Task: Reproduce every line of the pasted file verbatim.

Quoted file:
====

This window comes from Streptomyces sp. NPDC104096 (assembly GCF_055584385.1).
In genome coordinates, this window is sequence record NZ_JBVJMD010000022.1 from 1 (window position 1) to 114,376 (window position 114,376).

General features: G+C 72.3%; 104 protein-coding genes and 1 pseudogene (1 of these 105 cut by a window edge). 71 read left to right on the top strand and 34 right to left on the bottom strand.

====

This window comes from Streptomyces sp. NPDC104096 (assembly GCF_055584385.1).
In genome coordinates, this window is sequence record NZ_JBVJMD010000022.1 from 1 (window position 1) to 114,376 (window position 114,376).

General features: G+C 72.3%; 104 protein-coding genes and 1 pseudogene (1 of these 105 cut by a window edge). 71 read left to right on the top strand and 34 right to left on the bottom strand.